Originally Posted by Jeff Ruggiero
Will 2007, Thanks for the info but I am only planning on playing the radio via the internet because I am unable to get reception in the building. I will look into the issue you brought up though to see if there are any issues and figure out another music source if that is unacceptable.
You're welcome. You should be aware that even just playing songs from the radio, as innocuous as that sounds, can be deemed a "public performance" depending on the circumstances. As I said, it's a trap for the unwary. Although it might not in fact apply to your situation, what you describe raised red flags for me. If you have a regular attorney, it might be worth a call to him or her. If you do not, you might want to consider a brief consultation with one. I have no vested interest in the matter, but it troubles me to see persons possibly accidentally blunder into legal trouble, particularly when it's innocent on their part. Trust me, the music trade groups don't care if your possible infringement is innocent or not. They will shake you down nevertheless (if they learn that you might in fact be infringing on their members' copyrights via "public performance," even by playing the radio in your office so that others can hear, especially if it's essentially piped throughout your common areas).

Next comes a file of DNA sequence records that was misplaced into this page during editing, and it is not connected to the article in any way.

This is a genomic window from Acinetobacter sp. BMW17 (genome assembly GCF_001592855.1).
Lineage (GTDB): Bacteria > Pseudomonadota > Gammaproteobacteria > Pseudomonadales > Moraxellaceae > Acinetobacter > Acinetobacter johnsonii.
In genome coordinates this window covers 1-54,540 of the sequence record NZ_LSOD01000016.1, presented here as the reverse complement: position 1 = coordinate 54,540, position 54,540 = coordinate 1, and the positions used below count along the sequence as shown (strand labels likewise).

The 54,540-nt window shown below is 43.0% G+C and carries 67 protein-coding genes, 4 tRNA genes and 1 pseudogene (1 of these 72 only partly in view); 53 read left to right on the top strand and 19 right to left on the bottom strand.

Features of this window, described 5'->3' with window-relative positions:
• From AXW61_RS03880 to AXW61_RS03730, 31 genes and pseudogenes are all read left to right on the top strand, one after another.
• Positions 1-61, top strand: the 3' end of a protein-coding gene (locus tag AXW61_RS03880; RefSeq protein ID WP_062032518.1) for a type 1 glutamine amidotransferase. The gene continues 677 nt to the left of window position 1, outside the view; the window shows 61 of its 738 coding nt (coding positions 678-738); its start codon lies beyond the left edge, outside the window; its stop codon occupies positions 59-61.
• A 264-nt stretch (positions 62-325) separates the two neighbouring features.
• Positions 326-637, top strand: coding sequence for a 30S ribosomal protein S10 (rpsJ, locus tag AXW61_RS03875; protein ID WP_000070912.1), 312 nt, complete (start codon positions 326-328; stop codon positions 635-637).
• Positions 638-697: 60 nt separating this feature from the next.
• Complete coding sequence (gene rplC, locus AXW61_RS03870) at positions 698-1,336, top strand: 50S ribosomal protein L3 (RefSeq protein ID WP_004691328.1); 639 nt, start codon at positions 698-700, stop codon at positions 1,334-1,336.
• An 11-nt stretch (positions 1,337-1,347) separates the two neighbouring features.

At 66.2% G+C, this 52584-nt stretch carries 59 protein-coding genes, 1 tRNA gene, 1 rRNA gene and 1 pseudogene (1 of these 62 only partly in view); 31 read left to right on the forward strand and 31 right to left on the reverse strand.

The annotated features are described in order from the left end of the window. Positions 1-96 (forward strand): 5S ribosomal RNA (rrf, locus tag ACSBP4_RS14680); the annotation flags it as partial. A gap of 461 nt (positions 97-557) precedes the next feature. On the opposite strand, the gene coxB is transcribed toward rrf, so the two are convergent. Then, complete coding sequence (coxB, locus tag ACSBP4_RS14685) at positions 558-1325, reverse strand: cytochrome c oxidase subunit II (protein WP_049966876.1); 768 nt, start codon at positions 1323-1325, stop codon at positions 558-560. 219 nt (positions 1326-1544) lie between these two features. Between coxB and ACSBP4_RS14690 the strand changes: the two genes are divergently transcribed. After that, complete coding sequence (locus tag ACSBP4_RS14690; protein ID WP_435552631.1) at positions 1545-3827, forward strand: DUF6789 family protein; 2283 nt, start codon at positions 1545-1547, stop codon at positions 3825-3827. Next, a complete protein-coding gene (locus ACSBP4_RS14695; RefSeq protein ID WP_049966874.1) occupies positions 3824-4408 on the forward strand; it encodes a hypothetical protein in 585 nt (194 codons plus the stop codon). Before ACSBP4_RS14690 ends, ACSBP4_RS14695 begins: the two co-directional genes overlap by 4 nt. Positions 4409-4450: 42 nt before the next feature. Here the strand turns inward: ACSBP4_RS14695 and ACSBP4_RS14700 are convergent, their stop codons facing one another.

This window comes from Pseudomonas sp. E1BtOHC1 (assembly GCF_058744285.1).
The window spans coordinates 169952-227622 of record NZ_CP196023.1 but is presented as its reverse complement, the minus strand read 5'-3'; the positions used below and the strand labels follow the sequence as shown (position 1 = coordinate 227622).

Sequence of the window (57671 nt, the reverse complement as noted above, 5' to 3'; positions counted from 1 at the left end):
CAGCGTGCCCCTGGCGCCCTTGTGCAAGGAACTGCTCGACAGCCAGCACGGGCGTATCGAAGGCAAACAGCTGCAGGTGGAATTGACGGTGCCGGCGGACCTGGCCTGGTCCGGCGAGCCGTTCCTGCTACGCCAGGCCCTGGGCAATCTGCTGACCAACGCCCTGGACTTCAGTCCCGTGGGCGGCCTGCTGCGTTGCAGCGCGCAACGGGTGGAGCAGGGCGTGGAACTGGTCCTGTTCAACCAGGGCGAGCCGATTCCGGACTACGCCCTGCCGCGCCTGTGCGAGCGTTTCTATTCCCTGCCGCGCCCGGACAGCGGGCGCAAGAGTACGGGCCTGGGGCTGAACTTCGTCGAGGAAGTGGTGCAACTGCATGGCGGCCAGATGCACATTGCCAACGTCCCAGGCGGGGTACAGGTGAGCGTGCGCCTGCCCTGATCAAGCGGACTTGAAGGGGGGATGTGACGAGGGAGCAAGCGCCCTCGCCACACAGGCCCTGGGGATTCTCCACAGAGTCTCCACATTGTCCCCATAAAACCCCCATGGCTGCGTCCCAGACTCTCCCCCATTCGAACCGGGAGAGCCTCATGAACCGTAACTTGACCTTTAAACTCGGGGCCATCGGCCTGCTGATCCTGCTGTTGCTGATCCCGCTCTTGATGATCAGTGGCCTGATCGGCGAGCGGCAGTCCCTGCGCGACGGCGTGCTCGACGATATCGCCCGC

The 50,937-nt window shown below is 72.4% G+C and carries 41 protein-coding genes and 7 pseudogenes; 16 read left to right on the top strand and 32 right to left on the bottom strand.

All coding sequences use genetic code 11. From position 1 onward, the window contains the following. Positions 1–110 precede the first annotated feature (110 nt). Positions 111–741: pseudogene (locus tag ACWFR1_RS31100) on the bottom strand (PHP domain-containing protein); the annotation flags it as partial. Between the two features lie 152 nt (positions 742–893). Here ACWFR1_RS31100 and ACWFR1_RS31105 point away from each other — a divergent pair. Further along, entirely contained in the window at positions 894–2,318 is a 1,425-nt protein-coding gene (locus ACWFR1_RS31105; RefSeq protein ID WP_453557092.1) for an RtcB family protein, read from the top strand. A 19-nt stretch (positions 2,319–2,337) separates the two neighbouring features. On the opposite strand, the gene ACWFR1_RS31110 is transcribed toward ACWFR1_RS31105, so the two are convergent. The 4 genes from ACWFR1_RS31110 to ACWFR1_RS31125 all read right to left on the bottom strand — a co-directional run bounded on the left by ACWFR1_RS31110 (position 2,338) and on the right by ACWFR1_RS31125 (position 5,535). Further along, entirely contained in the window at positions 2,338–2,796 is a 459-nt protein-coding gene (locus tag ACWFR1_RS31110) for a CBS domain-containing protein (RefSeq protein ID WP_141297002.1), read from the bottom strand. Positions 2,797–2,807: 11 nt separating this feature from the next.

In this case, an ounce of prevention...
EDIT: An easier way to find out if you might have a possible issue is to ask some colleagues with similar sized offices, or who might use "muzak" for their telephones while callers are on hold. You might find out that they do in fact subscribe to a music licensing service that handles all that business with the trade groups and procures for you the necessary licenses, so you don't have to do it directly yourself. Those services act as an intermediary for you, but the effect is the same; you end up purchasing a public performance license for your business. Again, YMMV, as it may not apply to you. Ask around. You may be surprised at what you find out.